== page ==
As the weather finally warms up, the desire to get outside to overcome the winter blahs sets in. Before heading outdoors, consider the nutritional needs of the joints, muscles, ligaments and bones to make the transition easier on the body.
According to the Center for Disease Control, greater then 60% of American adults are not regularly active and 25% of the adult population is not active at all. As a result, we are being diagnosed with chronic diseases like cancer, heart disease, diabetes, and respiratory ailments — all related to a lack of regular physical exercise.
The Nielsen Co.’s fourth quarter report “Three Screen Report” — referring to televisions, computers and cell phones — stated the average American now watches more than 151 hours of TV a month. That’s about five hours a day and an all-time high. Senior citizens (65 and older) spend 207 hours. That’s about seven hours a day.
Jobs that require sitting behind a desk for 8 to 10 hours a day entail virtually no physical movement at all. One can almost feel the sludge building-up.
The human body is designed for movement. The more the body moves the healthier it becomes. With the movement, the muscles contract, creating locomotion by pulling on the ligaments and bones, which in turn increases the blood circulation, providing nutrients to the different body parts. This increased blood flow also collects waste to be eliminated through respiration, perspiration and waste elimination.
A balanced multivitamin and essential fatty acids provide nutrients for meeting the demands of the body. Nutrients can help make the transition from couch potato to a novice athlete. Vitamin C helps make collagen; the main ingredient in cartilage found in the joints and in the arteries. Manganese is an essential nutrient for ligament support and magnesium is a must for the muscles. Magnesium, the number one deficient nutrient in this country, is a natural calmative and relaxant for muscles. Low magnesium levels can acutely contribute to early fatigue, nausea and muscle cramps. Potassium is required for muscle contractions. It is lost through sweat and urine. Zinc aids in post-exertion tissue repair. Heart and skeletal muscles require calcium for contraction.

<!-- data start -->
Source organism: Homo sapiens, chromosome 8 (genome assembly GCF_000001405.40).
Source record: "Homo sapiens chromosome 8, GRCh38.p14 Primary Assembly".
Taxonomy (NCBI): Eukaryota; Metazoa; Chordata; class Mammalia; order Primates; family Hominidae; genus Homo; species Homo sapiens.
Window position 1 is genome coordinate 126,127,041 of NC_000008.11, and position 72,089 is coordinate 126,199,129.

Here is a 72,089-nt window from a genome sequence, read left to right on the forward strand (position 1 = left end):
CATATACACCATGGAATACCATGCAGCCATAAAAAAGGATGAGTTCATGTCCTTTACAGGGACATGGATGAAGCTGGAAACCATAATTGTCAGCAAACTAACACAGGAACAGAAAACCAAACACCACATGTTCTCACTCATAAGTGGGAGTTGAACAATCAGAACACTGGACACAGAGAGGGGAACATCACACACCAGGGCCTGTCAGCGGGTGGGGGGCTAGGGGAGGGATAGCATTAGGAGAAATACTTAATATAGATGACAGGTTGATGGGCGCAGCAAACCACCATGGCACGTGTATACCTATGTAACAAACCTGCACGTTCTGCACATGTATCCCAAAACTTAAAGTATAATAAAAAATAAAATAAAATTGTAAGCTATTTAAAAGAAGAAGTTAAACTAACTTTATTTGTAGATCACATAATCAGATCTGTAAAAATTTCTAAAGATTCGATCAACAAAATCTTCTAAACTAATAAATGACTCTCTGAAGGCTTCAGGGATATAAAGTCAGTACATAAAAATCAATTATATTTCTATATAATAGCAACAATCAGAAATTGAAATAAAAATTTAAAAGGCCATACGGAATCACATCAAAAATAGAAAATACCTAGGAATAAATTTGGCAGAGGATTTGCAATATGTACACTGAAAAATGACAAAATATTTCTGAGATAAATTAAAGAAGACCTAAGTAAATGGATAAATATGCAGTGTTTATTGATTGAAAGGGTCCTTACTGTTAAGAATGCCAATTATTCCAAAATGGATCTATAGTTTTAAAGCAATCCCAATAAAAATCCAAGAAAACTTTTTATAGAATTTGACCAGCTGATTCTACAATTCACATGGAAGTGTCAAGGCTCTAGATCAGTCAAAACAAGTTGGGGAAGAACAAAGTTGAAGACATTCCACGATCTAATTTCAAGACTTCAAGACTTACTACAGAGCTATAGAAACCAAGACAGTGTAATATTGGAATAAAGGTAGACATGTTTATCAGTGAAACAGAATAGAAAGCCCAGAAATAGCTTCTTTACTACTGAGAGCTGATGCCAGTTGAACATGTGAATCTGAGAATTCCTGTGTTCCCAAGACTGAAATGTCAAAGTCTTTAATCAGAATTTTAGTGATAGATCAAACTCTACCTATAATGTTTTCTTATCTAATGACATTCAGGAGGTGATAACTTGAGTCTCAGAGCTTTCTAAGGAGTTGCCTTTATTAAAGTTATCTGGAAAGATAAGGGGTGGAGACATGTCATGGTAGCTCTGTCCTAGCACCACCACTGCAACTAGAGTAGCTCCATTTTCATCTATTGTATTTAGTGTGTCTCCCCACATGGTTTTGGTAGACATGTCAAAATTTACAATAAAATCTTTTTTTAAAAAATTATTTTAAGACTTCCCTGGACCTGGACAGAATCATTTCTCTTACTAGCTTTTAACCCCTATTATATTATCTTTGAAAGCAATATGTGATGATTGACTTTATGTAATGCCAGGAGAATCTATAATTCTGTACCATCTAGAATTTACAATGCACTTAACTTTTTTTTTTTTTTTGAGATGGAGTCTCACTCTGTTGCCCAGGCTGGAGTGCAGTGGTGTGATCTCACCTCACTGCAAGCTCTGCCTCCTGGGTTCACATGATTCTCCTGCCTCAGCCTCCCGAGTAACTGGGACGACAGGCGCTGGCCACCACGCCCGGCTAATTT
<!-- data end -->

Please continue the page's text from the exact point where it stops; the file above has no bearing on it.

Engaging in physical activity after an extended sedentary period comes with the thought of muscle soreness. An awesome nutrient that can help alleviate this side effect is MSM, which is a natural pain reliever with no known side effects. For the person diagnosed with arthritis, MSM can be used alone or in combination with glucosamine and chondrotin. These last two nutrients have been studied extensively in Europe and have been found to relieve the discomforts of arthritis and have actually been proven to create new cartilage and relieve arthritic pain in as little as 3 months. The more advanced the arthritis, the longer it takes to get relieve. One major nutrient to remember is water. Being well hydrated in physical activity can help avert damaging the joints, muscle cramps and stressing the bones.
As one contemplates an exercise program remember to pace the activity to avoid damaging the muscle tissues and joints. Have a plan to increase the activity gradually and look forward to a healthier body as the result of physical activity. A mere 30 minutes a day of walking, swimming, jogging, cycling or other cardiovascular exercise can have astounding positive health effects.
This information is for educational purposes and is not intended for diagnosis or treatment.